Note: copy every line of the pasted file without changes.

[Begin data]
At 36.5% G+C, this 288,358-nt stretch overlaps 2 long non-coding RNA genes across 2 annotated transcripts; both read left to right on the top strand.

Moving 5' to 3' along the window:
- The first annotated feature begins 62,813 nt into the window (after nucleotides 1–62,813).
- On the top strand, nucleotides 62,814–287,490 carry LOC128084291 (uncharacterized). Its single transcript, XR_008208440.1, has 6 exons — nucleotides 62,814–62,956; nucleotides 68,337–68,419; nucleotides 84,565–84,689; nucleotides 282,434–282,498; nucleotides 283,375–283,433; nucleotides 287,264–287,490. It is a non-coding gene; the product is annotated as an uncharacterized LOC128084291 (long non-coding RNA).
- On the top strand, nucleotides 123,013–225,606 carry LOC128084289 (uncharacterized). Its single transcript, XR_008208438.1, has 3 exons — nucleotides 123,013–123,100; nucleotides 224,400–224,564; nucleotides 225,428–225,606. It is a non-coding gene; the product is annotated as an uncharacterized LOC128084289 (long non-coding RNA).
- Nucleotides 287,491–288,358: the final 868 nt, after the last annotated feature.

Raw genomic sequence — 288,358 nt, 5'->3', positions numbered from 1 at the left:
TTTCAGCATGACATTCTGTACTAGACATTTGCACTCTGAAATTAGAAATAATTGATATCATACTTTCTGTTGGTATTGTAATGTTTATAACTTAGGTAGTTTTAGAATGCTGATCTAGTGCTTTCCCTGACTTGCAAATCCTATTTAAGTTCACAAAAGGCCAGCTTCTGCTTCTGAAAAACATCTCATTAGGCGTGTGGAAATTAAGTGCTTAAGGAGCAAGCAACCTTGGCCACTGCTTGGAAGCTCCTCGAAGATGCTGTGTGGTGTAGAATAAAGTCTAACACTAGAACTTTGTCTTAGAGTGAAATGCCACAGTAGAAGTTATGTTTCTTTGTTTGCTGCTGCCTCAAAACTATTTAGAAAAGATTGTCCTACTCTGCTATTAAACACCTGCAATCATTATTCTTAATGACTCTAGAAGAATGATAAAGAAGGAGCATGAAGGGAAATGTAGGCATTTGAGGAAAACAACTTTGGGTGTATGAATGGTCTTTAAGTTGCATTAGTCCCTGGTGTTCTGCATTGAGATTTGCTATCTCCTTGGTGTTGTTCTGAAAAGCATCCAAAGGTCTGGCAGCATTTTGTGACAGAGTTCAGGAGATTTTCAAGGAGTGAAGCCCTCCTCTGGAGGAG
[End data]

At 36.5% G+C, this 288,358-nt stretch overlaps 2 long non-coding RNA genes across 2 annotated transcripts; both read left to right on the top strand.

Moving 5' to 3' along the window:
- The first annotated feature begins 62,813 nt into the window (after nucleotides 1–62,813).
- On the top strand, nucleotides 62,814–287,490 carry LOC128084291 (uncharacterized). Its single transcript, XR_008208440.1, has 6 exons — nucleotides 62,814–62,956; nucleotides 68,337–68,419; nucleotides 84,565–84,689; nucleotides 282,434–282,498; nucleotides 283,375–283,433; nucleotides 287,264–287,490. It is a non-coding gene; the product is annotated as an uncharacterized LOC128084291 (long non-coding RNA).
- On the top strand, nucleotides 123,013–225,606 carry LOC128084289 (uncharacterized). Its single transcript, XR_008208438.1, has 3 exons — nucleotides 123,013–123,100; nucleotides 224,400–224,564; nucleotides 225,428–225,606. It is a non-coding gene; the product is annotated as an uncharacterized LOC128084289 (long non-coding RNA).
- Nucleotides 287,491–288,358: the final 868 nt, after the last annotated feature.

Raw genomic sequence — 288,358 nt, 5'->3', positions numbered from 1 at the left:
TTTCAGCATGACATTCTGTACTAGACATTTGCACTCTGAAATTAGAAATAATTGATATCATACTTTCTGTTGGTATTGTAATGTTTATAACTTAGGTAGTTTTAGAATGCTGATCTAGTGCTTTCCCTGACTTGCAAATCCTATTTAAGTTCACAAAAGGCCAGCTTCTGCTTCTGAAAAACATCTCATTAGGCGTGTGGAAATTAAGTGCTTAAGGAGCAAGCAACCTTGGCCACTGCTTGGAAGCTCCTCGAAGATGCTGTGTGGTGTAGAATAAAGTCTAACACTAGAACTTTGTCTTAGAGTGAAATGCCACAGTAGAAGTTATGTTTCTTTGTTTGCTGCTGCCTCAAAACTATTTAGAAAAGATTGTCCTACTCTGCTATTAAACACCTGCAATCATTATTCTTAATGACTCTAGAAGAATGATAAAGAAGGAGCATGAAGGGAAATGTAGGCATTTGAGGAAAACAACTTTGGGTGTATGAATGGTCTTTAAGTTGCATTAGTCCCTGGTGTTCTGCATTGAGATTTGCTATCTCCTTGGTGTTGTTCTGAAAAGCATCCAAAGGTCTGGCAGCATTTTGTGACAGAGTTCAGGAGATTTTCAAGGAGTGAAGCCCTCCTCTGGAGGAG